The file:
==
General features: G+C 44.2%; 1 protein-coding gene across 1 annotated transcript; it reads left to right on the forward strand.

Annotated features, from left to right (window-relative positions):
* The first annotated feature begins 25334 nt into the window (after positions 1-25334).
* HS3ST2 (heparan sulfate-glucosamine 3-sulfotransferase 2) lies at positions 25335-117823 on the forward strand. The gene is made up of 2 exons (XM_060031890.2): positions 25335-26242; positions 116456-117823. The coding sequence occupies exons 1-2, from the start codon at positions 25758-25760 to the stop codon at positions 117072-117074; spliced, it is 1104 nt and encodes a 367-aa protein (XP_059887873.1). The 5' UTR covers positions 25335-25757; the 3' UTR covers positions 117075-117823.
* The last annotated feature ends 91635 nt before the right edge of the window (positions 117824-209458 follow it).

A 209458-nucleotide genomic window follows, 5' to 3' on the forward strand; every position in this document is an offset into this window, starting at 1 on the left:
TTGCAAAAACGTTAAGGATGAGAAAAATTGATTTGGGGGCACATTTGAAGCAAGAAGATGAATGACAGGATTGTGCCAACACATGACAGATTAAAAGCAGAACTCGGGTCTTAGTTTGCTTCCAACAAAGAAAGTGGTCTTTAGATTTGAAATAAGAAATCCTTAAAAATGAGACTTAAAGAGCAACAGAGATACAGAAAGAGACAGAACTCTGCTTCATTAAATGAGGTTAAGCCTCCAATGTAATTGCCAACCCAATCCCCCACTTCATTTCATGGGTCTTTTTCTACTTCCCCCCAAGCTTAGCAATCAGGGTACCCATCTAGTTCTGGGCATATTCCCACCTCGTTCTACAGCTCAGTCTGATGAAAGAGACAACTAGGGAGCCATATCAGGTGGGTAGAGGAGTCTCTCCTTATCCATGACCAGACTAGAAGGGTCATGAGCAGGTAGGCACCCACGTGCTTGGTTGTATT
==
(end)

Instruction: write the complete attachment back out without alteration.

General features: G+C 44.2%; 1 protein-coding gene across 1 annotated transcript; it reads left to right on the forward strand.

Annotated features, from left to right (window-relative positions):
* The first annotated feature begins 25334 nt into the window (after positions 1-25334).
* HS3ST2 (heparan sulfate-glucosamine 3-sulfotransferase 2) lies at positions 25335-117823 on the forward strand. The gene is made up of 2 exons (XM_060031890.2): positions 25335-26242; positions 116456-117823. The coding sequence occupies exons 1-2, from the start codon at positions 25758-25760 to the stop codon at positions 117072-117074; spliced, it is 1104 nt and encodes a 367-aa protein (XP_059887873.1). The 5' UTR covers positions 25335-25757; the 3' UTR covers positions 117075-117823.
* The last annotated feature ends 91635 nt before the right edge of the window (positions 117824-209458 follow it).

A 209458-nucleotide genomic window follows, 5' to 3' on the forward strand; every position in this document is an offset into this window, starting at 1 on the left:
TTGCAAAAACGTTAAGGATGAGAAAAATTGATTTGGGGGCACATTTGAAGCAAGAAGATGAATGACAGGATTGTGCCAACACATGACAGATTAAAAGCAGAACTCGGGTCTTAGTTTGCTTCCAACAAAGAAAGTGGTCTTTAGATTTGAAATAAGAAATCCTTAAAAATGAGACTTAAAGAGCAACAGAGATACAGAAAGAGACAGAACTCTGCTTCATTAAATGAGGTTAAGCCTCCAATGTAATTGCCAACCCAATCCCCCACTTCATTTCATGGGTCTTTTTCTACTTCCCCCCAAGCTTAGCAATCAGGGTACCCATCTAGTTCTGGGCATATTCCCACCTCGTTCTACAGCTCAGTCTGATGAAAGAGACAACTAGGGAGCCATATCAGGTGGGTAGAGGAGTCTCTCCTTATCCATGACCAGACTAGAAGGGTCATGAGCAGGTAGGCACCCACGTGCTTGGTTGTATT